Vicious Circles of Thought, Emotion, and Behaviour in Borderline Personality Disorder (Can You See Them?)

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*The ideas contained in this post are the opinions of the writer and communicated without reference to supporting documentation. The writer also recognizes that BPD is a disorder that affects both males and females, and uses of “she” or “he” in the  communication of ideas  are not  intended to  covey  sexual bias. Breakaway MHE Disclaimer

If you can’t see your own mental/emotional functioning for what it is, then how are you ever supposed to make ongoing adjustments and long-term changes? This may be one of the most important questions that every person suffering from Borderline Personality Disorder (BPD) asks him or herself. Another related (and paradigm shifting) question is this one: Is my mental/emotional experience manufactured by me or by someone/something else? Short of facing the full truth and reality of BPD through asking such questions, the person suffering from this condition will most likely continue repeating the same patterns and experiencing the same outcomes in life and relationships, which are frequently disastrous. More specifically, prior to developing the ability to see oneself in action, to become mindfully aware, and to self-reflect, chances are good that relationships will become toxic and get broken. Further yet, thoughts will remain irrational, emotions will painfully fluctuate, and harmful coping behaviours will remain active.

There is a very specific formula (or pattern) of dysfunction in BPD that you can familiarize yourself with in order to free yourself from hell and misery. It is a vicious circle of thought, emotion, and behaviour that takes on a life of its own, especially when there is no awareness that the vicious circle is even happening. Indeed, it can happen so fast and so automatically that it seems like life couldn’t possibly transpire any other way. This is why people who suffer from BPD can have a very hard time grasping the fact that something isn’t right with their functioning, and likewise, why they may be inclined to blame others rather than assume some responsibility for the way interactions unfold.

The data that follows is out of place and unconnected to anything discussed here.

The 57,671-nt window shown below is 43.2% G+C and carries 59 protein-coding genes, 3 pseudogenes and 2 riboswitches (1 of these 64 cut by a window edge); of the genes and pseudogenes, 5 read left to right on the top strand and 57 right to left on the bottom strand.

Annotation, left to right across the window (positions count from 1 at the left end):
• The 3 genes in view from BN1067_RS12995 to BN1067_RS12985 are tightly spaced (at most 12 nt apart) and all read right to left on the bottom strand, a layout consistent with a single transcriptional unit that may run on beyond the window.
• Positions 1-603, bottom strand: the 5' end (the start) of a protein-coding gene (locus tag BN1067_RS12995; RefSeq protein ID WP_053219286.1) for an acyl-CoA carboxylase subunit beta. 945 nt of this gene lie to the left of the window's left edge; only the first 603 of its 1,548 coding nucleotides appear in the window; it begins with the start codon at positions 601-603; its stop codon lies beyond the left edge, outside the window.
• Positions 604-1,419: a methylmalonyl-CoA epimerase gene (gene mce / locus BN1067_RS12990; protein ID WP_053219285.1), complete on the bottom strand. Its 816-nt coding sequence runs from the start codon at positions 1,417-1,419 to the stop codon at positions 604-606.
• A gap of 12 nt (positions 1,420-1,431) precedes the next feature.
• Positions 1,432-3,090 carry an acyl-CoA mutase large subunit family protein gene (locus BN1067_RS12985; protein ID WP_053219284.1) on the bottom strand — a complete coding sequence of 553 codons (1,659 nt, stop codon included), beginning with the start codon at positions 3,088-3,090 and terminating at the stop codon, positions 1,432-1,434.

Even the smallest of stimuli (or combination of stimuli) can “get the ball misery rolling,” meaning it could be as simple as seeing some body language, hearing a phrase or sentence, or remembering an unpleasant past event. For example, if remembering a past unpleasant interaction that involved feeling degraded and rejected, combined with misinterpreting the facial expression of someone nearby as yet another rejection, it could quickly transpire into an angry reaction or passive aggression that baffles the nearby other. The baffled (and perhaps irritated) reaction from the nearby other that naturally follows the unexpected angry or passive-aggressive behaviour of the suffering person may then get easily misinterpreted by the suffering person as meaning the rejection was in fact real. Short of having the faintest clue of what’s going on here, this unfortunate experience may easily and quickly continue escalating until more destructive words and behaviours start appearing.